The Source News 
  September 2019  
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Tower Down!
Norfolk's WJOI Maintains Operations with Quick Switch to New HPR.0990 AM Antenna
That was close! Dramatic footage of WJOI/WNOR radio tower collapsing into Chesapeake Bay. The station’s temporary AM antenna is clearly visible (circled). Watch the video below.
NORFOLK, VA:  The salty ocean breeze that blows past the antenna tower of WJOI Radio in Virginia finally won. Standing valiantly beside the sea since 1973, the corrosion finally compromised, and engineers told the owner that they had no choice but to let it topple into Chesapeake Bay. Demolition happened Saturday, September 14th. See the video.

But keeping the 1230 AM WJOI signal on the air at 1/4 power during the next 4 months, while the replacement tower is constructed, could have been a tricky and expensive proposition. Saga Communications’ Tom Atkins observes: “It was problematic to find a suitable [alternate] location to operate WJOI-AM from temporally.” But Atkins was able to leverage his association with Information Station Specialists to obtain the company’s first production model of their new HPR.0990 High Performance AM Antenna so they could continue operations from the same site.
". . . the perfect solution to continue operation . . . ."
Tom Atkins, Saga Communications
Attached to a temporary mast lashed to the station’s transmitter shack, the antenna is currently handling the 157 watts of power, allowed by the FCC under a Special Temporary Operating Authority (STA). The newly designed antenna is unique in its ability to handle hundreds of AM watts, while not requiring a tower, an elaborate foundation or climbing-labor to install. The savings to Saga Communications – both in time and equipment costs – was significant compared to other alternatives they had for maintaining the service.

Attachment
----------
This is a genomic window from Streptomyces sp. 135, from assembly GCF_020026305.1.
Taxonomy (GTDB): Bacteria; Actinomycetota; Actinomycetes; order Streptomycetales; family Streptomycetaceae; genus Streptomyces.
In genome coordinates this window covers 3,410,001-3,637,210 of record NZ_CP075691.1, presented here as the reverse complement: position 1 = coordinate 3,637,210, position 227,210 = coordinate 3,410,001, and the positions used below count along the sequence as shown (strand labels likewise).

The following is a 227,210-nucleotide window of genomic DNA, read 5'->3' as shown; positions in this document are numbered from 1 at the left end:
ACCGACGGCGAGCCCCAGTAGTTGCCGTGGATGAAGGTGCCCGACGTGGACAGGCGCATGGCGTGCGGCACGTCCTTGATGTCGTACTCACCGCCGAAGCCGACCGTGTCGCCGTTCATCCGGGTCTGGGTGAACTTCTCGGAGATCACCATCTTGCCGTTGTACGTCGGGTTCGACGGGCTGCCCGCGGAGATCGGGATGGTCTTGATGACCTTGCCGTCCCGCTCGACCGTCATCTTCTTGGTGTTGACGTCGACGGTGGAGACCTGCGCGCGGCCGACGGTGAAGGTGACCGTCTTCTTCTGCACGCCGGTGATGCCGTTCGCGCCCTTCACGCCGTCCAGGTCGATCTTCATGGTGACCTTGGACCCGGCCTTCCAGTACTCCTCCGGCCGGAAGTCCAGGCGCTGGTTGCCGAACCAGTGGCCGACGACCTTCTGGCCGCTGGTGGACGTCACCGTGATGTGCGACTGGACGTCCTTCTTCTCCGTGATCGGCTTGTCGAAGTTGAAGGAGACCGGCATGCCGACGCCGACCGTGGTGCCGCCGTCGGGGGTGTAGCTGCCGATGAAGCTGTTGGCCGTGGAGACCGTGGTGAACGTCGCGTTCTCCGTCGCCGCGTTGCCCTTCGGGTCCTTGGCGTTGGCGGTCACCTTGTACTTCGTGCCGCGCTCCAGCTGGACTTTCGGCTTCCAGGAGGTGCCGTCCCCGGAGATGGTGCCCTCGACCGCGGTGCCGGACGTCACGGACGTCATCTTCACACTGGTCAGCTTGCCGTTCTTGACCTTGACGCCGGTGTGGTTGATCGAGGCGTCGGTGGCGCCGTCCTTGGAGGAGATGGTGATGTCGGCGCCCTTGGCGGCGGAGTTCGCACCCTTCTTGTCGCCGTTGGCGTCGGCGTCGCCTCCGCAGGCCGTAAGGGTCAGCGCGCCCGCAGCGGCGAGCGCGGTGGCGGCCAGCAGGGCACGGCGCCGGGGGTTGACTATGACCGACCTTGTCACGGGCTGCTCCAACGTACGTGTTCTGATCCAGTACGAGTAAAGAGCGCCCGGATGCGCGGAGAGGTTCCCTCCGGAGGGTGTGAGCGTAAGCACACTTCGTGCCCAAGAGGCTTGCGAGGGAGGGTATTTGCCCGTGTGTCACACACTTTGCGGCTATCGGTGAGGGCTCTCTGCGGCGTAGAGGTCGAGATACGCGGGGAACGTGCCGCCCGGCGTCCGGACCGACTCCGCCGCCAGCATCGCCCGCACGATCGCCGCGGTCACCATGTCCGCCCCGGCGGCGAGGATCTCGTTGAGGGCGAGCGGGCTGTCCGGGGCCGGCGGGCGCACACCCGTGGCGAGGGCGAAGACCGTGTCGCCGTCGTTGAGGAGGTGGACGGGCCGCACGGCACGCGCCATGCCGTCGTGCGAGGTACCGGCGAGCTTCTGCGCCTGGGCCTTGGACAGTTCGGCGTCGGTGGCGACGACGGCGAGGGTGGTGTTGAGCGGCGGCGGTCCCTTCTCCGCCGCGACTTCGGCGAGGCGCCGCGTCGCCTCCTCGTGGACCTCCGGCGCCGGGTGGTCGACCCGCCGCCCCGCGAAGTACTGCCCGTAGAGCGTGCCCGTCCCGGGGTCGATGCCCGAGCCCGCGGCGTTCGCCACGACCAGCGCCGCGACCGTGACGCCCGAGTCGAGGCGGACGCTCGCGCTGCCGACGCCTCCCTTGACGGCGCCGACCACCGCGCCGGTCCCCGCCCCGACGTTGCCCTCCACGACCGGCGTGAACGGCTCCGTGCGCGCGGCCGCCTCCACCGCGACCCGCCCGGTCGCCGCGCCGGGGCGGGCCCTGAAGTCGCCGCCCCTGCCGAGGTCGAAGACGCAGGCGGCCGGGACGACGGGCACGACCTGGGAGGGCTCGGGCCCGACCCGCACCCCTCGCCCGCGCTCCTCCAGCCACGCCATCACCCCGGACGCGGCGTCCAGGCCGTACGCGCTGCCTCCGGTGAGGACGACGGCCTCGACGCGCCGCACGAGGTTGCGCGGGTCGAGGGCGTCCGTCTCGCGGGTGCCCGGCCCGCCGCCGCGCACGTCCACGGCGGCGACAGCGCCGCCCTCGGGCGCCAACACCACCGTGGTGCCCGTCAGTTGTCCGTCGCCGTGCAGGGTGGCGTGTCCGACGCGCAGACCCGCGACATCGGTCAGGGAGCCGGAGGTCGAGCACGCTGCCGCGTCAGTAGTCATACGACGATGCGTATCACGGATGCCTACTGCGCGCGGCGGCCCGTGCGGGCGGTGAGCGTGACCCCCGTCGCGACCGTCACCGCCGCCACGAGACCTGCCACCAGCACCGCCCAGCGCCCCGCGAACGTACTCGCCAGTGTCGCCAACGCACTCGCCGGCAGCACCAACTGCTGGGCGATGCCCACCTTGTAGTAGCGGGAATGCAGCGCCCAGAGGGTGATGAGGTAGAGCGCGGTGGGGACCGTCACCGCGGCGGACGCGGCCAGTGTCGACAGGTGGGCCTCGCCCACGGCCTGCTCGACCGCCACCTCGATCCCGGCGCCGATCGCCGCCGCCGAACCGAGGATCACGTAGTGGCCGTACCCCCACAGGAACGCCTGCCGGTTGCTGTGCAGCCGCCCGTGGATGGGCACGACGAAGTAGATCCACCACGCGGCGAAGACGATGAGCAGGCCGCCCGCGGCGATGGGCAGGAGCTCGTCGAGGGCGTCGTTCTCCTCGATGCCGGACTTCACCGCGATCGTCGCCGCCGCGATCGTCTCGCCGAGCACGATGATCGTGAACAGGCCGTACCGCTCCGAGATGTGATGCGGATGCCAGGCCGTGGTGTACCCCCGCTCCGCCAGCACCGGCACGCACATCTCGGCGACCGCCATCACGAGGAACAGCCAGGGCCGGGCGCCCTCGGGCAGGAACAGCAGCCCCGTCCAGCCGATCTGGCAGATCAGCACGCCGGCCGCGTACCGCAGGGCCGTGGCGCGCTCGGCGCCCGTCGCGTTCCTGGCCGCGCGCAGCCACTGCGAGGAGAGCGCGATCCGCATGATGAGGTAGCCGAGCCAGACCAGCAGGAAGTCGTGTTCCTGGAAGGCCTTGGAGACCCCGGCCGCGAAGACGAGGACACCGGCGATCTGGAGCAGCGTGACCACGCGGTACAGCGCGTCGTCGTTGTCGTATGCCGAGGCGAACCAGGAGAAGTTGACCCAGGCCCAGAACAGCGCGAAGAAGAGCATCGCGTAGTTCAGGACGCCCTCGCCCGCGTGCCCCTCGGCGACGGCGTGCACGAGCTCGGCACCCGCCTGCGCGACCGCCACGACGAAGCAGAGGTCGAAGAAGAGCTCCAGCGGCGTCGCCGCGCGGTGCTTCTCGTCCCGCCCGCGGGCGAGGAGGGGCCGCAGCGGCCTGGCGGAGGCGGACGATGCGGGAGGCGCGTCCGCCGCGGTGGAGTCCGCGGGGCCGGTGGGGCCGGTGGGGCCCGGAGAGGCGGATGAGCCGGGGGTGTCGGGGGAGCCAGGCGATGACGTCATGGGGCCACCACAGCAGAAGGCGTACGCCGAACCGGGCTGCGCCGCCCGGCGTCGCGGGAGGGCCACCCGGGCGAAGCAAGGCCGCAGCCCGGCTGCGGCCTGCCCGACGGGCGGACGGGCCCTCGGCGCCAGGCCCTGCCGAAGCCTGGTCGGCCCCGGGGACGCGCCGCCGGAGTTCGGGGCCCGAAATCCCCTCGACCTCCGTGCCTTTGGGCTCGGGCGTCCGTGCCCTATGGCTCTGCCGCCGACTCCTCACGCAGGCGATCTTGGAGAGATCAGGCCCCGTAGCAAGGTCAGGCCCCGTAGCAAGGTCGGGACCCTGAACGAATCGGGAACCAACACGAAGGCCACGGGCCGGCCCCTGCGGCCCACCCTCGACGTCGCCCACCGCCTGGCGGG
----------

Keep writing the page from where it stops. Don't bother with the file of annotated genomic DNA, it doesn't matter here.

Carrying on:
States Atkins: “The HPR-0990, with its 300-watt power handling capability and its efficient cost, was the perfect solution to continue operation from the existing transmitter location under an FCC STA while the new tower is being constructed.”
The damaging effect of salt air on metal, as illustrated
by a speed limit sign near the WJOI antenna site.
When WJOI’s new broadcast tower is completed and power is restored to 630 watts, Saga Communications has the option to use the HPR.0990 Antenna again, should it be needed as an auxiliary.

The new HPR.0990 Antenna will allow an AM broadcaster to utilize his main transmitter – at reduced levels – to produce a much larger temporary coverage footprint than would be possible with previously available whip antennas, such as Information Station Specialists’ standard “ANXX” antenna, which is limited to 25 watts.

Yet, for some station owners, the lower capacity antenna solution remains ideal. Example: In Atlanta, WYZE AM 1480 has been dark for several months, having lost access to their licensed tower site. New owner New Ground Broadcasting plans to begin operating soon on a STA with 10 watts using a temporary kit provided by Information Station Specialists that consists of a low power transmitter, the ANXX antenna on a temporary stand and a quick-deploy groundplane. The short-term operation will commence from a building roof, adjacent to the station’s newly acquired transmitter location.

Email here to request more information about the HPR.0990 or ANXX antenna solutions.
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PO Box 51, Zeeland, Michigan, USA, 49464-0051, Phone 616.772.2300, Email

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Information Radio Stations is a generic term synonymous with Travelers Information Stations (TIS), Highway Advisory Radio Stations (HAR) / Highway Information Systems & Low Power Radio Stations (LPR). Operation of the stations is governed by FCC Part 90.242 Rules. A FCC license is required. Information Radio Stations may be fixed or portable. Subcomponents may include transmitter, antenna and ground system, digital voice player, wattmeter, cabinet with conventional or Corbin locks, lightning arrestors for RF, power and telephone lines, coaxial cable. Most stations employ black maximized antennas to discourage ice accumulation and security measures to prevent unauthorized program access. Options include synchronization, battery backup, solar power, remote programming by local, network or telco, multi-station audio distribution via RF or LAN / WAN or wireless network.